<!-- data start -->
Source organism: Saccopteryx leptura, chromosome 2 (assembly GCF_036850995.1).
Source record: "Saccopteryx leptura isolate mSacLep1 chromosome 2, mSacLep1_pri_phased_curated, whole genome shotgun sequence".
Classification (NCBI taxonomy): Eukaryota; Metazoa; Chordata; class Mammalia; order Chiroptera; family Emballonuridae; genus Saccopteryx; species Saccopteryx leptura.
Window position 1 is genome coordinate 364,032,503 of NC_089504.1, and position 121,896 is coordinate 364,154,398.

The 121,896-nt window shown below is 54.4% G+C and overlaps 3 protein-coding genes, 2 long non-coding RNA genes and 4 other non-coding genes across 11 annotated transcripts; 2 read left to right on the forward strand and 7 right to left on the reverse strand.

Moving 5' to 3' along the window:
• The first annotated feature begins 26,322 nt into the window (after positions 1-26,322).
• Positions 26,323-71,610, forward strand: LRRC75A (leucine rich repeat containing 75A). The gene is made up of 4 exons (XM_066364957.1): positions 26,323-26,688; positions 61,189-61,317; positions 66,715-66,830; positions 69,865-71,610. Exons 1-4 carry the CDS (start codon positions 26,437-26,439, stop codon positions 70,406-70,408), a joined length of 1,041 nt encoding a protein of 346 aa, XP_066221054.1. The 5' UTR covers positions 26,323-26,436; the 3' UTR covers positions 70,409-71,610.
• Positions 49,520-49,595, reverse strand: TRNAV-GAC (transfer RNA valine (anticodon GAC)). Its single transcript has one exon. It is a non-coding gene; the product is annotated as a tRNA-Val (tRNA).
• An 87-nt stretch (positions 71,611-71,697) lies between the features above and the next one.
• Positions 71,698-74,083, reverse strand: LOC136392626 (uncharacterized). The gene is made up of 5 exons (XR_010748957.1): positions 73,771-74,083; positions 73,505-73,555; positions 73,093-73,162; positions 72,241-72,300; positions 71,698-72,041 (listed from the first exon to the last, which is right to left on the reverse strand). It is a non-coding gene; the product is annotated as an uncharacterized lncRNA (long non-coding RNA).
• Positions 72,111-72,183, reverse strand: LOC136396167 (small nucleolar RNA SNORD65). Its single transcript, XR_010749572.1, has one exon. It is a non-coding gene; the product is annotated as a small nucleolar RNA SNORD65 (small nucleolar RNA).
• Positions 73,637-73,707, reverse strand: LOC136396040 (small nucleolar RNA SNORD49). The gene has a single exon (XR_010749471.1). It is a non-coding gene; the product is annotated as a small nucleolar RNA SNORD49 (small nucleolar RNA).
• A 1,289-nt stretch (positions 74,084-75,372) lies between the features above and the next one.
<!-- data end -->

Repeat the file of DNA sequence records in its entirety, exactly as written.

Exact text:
Source organism: Saccopteryx leptura, chromosome 2 (assembly GCF_036850995.1).
Source record: "Saccopteryx leptura isolate mSacLep1 chromosome 2, mSacLep1_pri_phased_curated, whole genome shotgun sequence".
Classification (NCBI taxonomy): Eukaryota; Metazoa; Chordata; class Mammalia; order Chiroptera; family Emballonuridae; genus Saccopteryx; species Saccopteryx leptura.
Window position 1 is genome coordinate 364,032,503 of NC_089504.1, and position 121,896 is coordinate 364,154,398.

The 121,896-nt window shown below is 54.4% G+C and overlaps 3 protein-coding genes, 2 long non-coding RNA genes and 4 other non-coding genes across 11 annotated transcripts; 2 read left to right on the forward strand and 7 right to left on the reverse strand.

Moving 5' to 3' along the window:
• The first annotated feature begins 26,322 nt into the window (after positions 1-26,322).
• Positions 26,323-71,610, forward strand: LRRC75A (leucine rich repeat containing 75A). The gene is made up of 4 exons (XM_066364957.1): positions 26,323-26,688; positions 61,189-61,317; positions 66,715-66,830; positions 69,865-71,610. Exons 1-4 carry the CDS (start codon positions 26,437-26,439, stop codon positions 70,406-70,408), a joined length of 1,041 nt encoding a protein of 346 aa, XP_066221054.1. The 5' UTR covers positions 26,323-26,436; the 3' UTR covers positions 70,409-71,610.
• Positions 49,520-49,595, reverse strand: TRNAV-GAC (transfer RNA valine (anticodon GAC)). Its single transcript has one exon. It is a non-coding gene; the product is annotated as a tRNA-Val (tRNA).
• An 87-nt stretch (positions 71,611-71,697) lies between the features above and the next one.
• Positions 71,698-74,083, reverse strand: LOC136392626 (uncharacterized). The gene is made up of 5 exons (XR_010748957.1): positions 73,771-74,083; positions 73,505-73,555; positions 73,093-73,162; positions 72,241-72,300; positions 71,698-72,041 (listed from the first exon to the last, which is right to left on the reverse strand). It is a non-coding gene; the product is annotated as an uncharacterized lncRNA (long non-coding RNA).
• Positions 72,111-72,183, reverse strand: LOC136396167 (small nucleolar RNA SNORD65). Its single transcript, XR_010749572.1, has one exon. It is a non-coding gene; the product is annotated as a small nucleolar RNA SNORD65 (small nucleolar RNA).
• Positions 73,637-73,707, reverse strand: LOC136396040 (small nucleolar RNA SNORD49). The gene has a single exon (XR_010749471.1). It is a non-coding gene; the product is annotated as a small nucleolar RNA SNORD49 (small nucleolar RNA).
• A 1,289-nt stretch (positions 74,084-75,372) lies between the features above and the next one.